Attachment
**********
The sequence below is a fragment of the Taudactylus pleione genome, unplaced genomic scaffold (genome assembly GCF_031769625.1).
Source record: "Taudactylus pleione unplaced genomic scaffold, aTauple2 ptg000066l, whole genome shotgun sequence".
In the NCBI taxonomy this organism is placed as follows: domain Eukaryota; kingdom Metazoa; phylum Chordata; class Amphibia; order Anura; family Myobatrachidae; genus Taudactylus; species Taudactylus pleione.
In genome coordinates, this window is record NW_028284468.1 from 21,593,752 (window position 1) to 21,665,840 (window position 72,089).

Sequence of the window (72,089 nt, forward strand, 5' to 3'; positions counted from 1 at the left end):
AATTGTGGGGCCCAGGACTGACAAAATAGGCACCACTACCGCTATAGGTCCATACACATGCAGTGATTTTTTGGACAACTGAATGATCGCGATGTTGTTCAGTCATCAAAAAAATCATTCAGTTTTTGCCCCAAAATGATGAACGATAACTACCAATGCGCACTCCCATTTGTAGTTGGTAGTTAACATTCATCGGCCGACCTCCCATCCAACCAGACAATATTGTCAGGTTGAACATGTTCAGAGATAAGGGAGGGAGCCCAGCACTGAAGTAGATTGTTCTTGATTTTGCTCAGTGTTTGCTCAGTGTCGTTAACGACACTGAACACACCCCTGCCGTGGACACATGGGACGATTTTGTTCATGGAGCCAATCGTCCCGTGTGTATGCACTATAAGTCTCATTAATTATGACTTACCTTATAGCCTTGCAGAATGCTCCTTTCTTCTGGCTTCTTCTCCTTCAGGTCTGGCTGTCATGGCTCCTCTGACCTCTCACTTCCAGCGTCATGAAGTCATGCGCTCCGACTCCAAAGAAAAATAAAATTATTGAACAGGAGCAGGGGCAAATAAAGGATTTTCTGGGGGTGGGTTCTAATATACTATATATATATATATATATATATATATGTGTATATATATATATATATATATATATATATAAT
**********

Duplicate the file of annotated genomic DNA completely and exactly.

The sequence below is a fragment of the Taudactylus pleione genome, unplaced genomic scaffold (genome assembly GCF_031769625.1).
Source record: "Taudactylus pleione unplaced genomic scaffold, aTauple2 ptg000066l, whole genome shotgun sequence".
In the NCBI taxonomy this organism is placed as follows: domain Eukaryota; kingdom Metazoa; phylum Chordata; class Amphibia; order Anura; family Myobatrachidae; genus Taudactylus; species Taudactylus pleione.
In genome coordinates, this window is record NW_028284468.1 from 21,593,752 (window position 1) to 21,665,840 (window position 72,089).

Sequence of the window (72,089 nt, forward strand, 5' to 3'; positions counted from 1 at the left end):
AATTGTGGGGCCCAGGACTGACAAAATAGGCACCACTACCGCTATAGGTCCATACACATGCAGTGATTTTTTGGACAACTGAATGATCGCGATGTTGTTCAGTCATCAAAAAAATCATTCAGTTTTTGCCCCAAAATGATGAACGATAACTACCAATGCGCACTCCCATTTGTAGTTGGTAGTTAACATTCATCGGCCGACCTCCCATCCAACCAGACAATATTGTCAGGTTGAACATGTTCAGAGATAAGGGAGGGAGCCCAGCACTGAAGTAGATTGTTCTTGATTTTGCTCAGTGTTTGCTCAGTGTCGTTAACGACACTGAACACACCCCTGCCGTGGACACATGGGACGATTTTGTTCATGGAGCCAATCGTCCCGTGTGTATGCACTATAAGTCTCATTAATTATGACTTACCTTATAGCCTTGCAGAATGCTCCTTTCTTCTGGCTTCTTCTCCTTCAGGTCTGGCTGTCATGGCTCCTCTGACCTCTCACTTCCAGCGTCATGAAGTCATGCGCTCCGACTCCAAAGAAAAATAAAATTATTGAACAGGAGCAGGGGCAAATAAAGGATTTTCTGGGGGTGGGTTCTAATATACTATATATATATATATATATATATATATGTGTATATATATATATATATATATATATATATAAT